Me: It is abundantly clear that you and Rachel Evans does not understand the Christian position of marriage. Women don’t do what they are told. The apostle Paul makes it clear that men should love their wives like Christ loves his church. It always bothers me when non-Christians attempt to pigeon hold Christians to things they don’t hold to. Unfortunately, that is what you are doing in the blog post. Not only that. Why don’t you give some credit to the CofE? Look at the churches in Europe. It is crazy to see how liberal they have become. Few of them actually hold to sola scriptura. I would think that you would give some credit to a church standing on their principles instead of folding over like so many churches have.

    Travis (AnotherChristianBlog.org)

    • Recovering Agnostic says :

      Rachel is a notable Christian author who can speak for herself, and I have spent my whole life in the church, so no, evidently we have no idea what we’re talking about. I’m also only criticising complementarian beliefs, which create a distinction between men and women that goes way beyond what can be justified with evidence. But this post isn’t about that, so I’ll say no more.

      Now, why should I give credit to the CofE? Sure, they’re being consistent (more or less) on this particular issue, but so what? What’s so great about being consistently wrong? “A foolish consistency is the hobgoblin of little minds”, as Emerson once said.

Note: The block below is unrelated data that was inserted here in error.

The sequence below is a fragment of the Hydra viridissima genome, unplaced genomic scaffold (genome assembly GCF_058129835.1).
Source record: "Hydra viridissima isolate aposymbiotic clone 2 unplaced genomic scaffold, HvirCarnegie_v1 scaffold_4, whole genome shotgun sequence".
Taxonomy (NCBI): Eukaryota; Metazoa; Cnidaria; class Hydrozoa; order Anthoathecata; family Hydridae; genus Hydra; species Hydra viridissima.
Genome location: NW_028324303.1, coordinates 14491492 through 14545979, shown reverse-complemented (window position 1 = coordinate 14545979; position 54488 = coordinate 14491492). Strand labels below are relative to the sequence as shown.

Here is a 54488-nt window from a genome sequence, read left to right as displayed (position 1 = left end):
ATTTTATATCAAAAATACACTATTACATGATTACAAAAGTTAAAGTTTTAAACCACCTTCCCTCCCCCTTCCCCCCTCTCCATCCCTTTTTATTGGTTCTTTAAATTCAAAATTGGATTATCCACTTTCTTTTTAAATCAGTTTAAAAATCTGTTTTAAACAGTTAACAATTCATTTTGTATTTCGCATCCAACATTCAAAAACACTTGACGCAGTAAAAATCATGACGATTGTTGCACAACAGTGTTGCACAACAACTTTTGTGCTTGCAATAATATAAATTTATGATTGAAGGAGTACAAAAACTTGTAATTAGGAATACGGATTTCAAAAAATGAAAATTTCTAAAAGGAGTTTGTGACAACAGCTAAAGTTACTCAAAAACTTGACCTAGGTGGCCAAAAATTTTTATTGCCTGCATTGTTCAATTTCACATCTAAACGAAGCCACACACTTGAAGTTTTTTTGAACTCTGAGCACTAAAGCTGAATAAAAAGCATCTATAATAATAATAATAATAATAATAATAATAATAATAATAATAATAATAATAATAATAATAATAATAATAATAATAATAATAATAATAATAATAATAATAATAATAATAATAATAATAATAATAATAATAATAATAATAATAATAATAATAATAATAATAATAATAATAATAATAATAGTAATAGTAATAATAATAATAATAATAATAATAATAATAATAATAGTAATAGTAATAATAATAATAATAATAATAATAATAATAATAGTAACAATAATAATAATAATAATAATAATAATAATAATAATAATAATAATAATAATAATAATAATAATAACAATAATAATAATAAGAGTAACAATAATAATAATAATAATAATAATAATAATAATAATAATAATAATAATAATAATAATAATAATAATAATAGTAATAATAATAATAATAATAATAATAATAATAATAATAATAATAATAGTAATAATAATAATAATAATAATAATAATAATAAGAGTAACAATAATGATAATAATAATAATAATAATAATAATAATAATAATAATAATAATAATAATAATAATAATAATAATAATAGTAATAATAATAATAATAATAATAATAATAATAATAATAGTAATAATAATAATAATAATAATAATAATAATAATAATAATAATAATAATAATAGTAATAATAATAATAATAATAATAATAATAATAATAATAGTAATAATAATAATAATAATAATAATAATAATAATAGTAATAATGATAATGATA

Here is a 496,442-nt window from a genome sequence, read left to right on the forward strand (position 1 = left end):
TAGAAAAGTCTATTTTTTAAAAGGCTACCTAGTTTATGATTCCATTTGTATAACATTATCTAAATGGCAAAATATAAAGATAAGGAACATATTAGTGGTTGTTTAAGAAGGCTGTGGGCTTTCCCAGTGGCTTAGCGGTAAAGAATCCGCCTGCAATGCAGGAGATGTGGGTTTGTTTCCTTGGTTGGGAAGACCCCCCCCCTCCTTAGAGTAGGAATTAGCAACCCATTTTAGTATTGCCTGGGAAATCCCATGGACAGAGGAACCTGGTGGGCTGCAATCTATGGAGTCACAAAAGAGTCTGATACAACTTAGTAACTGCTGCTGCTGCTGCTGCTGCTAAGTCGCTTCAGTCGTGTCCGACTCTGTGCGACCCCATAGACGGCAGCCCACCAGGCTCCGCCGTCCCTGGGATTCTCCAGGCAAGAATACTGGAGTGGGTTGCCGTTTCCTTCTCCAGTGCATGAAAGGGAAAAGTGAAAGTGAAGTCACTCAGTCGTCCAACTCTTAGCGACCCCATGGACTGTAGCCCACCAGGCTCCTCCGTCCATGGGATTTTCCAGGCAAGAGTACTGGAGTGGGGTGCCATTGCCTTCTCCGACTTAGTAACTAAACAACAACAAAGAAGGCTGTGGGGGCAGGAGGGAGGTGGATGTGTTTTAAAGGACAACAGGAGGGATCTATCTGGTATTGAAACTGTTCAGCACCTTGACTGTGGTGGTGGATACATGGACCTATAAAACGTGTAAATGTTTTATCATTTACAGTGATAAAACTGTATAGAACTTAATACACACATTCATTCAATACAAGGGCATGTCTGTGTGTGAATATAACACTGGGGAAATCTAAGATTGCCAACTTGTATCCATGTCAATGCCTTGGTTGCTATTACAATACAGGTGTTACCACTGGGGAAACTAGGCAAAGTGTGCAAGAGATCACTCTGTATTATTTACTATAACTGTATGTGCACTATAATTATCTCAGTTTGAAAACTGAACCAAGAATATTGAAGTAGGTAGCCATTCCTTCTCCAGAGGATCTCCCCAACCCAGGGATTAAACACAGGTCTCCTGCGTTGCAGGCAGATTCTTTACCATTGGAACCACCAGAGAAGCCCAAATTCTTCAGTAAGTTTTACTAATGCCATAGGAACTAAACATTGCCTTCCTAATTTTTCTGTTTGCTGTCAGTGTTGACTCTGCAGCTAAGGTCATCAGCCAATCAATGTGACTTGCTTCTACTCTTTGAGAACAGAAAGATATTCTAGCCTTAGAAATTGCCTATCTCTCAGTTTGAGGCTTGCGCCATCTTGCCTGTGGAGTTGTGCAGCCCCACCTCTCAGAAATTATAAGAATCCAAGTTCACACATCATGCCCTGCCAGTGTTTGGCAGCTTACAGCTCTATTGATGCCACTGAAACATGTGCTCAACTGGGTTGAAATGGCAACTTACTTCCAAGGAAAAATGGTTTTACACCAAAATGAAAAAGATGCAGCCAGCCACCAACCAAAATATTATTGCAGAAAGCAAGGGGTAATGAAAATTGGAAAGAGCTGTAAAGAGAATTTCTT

You appear to consider it axiomatic that liberalism (however that’s defined) is a bad thing. I can only guess at the reasons for that. But do you really consider it a reasonable application of the Golden Rule to attempt to deny to others something that you value yourself?

      No doubt you’d say that you’re not denying anything, just observing that people of the same sex can’t get married, however much they might want to, because that’s not what marriage is. I can see that argument, although it presumes to define marriage for the whole of society on your say so. Yet the church remains happy for divorcees (for example) to be married by the state, even though the church believes that isn’t true marriage and Jesus had some tough things to say on the subject. Why is this different?

  4. Erika Baker says :

    Excellent post! Here’s a bit more about the background to this statement and about who wrote it.